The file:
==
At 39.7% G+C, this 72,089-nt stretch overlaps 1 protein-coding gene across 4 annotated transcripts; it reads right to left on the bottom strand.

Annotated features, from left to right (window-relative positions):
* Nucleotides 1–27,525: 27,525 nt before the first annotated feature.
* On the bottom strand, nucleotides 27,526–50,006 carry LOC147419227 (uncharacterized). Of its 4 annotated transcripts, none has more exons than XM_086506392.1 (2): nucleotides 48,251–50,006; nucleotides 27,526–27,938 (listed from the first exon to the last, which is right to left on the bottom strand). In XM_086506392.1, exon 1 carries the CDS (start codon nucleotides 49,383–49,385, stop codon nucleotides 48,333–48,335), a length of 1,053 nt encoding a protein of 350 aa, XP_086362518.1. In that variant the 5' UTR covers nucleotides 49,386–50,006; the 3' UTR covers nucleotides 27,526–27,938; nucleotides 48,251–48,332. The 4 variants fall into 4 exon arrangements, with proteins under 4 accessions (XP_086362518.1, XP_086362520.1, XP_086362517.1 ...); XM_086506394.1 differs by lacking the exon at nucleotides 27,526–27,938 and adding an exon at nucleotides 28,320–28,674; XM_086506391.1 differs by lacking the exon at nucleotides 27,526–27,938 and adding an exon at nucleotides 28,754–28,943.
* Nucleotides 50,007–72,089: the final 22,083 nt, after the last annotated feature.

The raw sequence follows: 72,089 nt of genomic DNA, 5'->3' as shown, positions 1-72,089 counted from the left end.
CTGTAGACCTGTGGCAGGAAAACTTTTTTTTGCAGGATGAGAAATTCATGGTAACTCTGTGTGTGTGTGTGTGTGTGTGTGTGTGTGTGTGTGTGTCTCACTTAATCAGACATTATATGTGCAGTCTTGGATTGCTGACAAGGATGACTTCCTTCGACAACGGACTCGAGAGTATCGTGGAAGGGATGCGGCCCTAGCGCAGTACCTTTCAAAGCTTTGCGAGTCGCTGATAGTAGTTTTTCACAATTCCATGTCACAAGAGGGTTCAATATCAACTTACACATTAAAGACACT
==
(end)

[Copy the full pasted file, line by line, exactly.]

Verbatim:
At 39.7% G+C, this 72,089-nt stretch overlaps 1 protein-coding gene across 4 annotated transcripts; it reads right to left on the bottom strand.

Annotated features, from left to right (window-relative positions):
* Nucleotides 1–27,525: 27,525 nt before the first annotated feature.
* On the bottom strand, nucleotides 27,526–50,006 carry LOC147419227 (uncharacterized). Of its 4 annotated transcripts, none has more exons than XM_086506392.1 (2): nucleotides 48,251–50,006; nucleotides 27,526–27,938 (listed from the first exon to the last, which is right to left on the bottom strand). In XM_086506392.1, exon 1 carries the CDS (start codon nucleotides 49,383–49,385, stop codon nucleotides 48,333–48,335), a length of 1,053 nt encoding a protein of 350 aa, XP_086362518.1. In that variant the 5' UTR covers nucleotides 49,386–50,006; the 3' UTR covers nucleotides 27,526–27,938; nucleotides 48,251–48,332. The 4 variants fall into 4 exon arrangements, with proteins under 4 accessions (XP_086362518.1, XP_086362520.1, XP_086362517.1 ...); XM_086506394.1 differs by lacking the exon at nucleotides 27,526–27,938 and adding an exon at nucleotides 28,320–28,674; XM_086506391.1 differs by lacking the exon at nucleotides 27,526–27,938 and adding an exon at nucleotides 28,754–28,943.
* Nucleotides 50,007–72,089: the final 22,083 nt, after the last annotated feature.

The raw sequence follows: 72,089 nt of genomic DNA, 5'->3' as shown, positions 1-72,089 counted from the left end.
CTGTAGACCTGTGGCAGGAAAACTTTTTTTTGCAGGATGAGAAATTCATGGTAACTCTGTGTGTGTGTGTGTGTGTGTGTGTGTGTGTGTGTGTGTCTCACTTAATCAGACATTATATGTGCAGTCTTGGATTGCTGACAAGGATGACTTCCTTCGACAACGGACTCGAGAGTATCGTGGAAGGGATGCGGCCCTAGCGCAGTACCTTTCAAAGCTTTGCGAGTCGCTGATAGTAGTTTTTCACAATTCCATGTCACAAGAGGGTTCAATATCAACTTACACATTAAAGACACT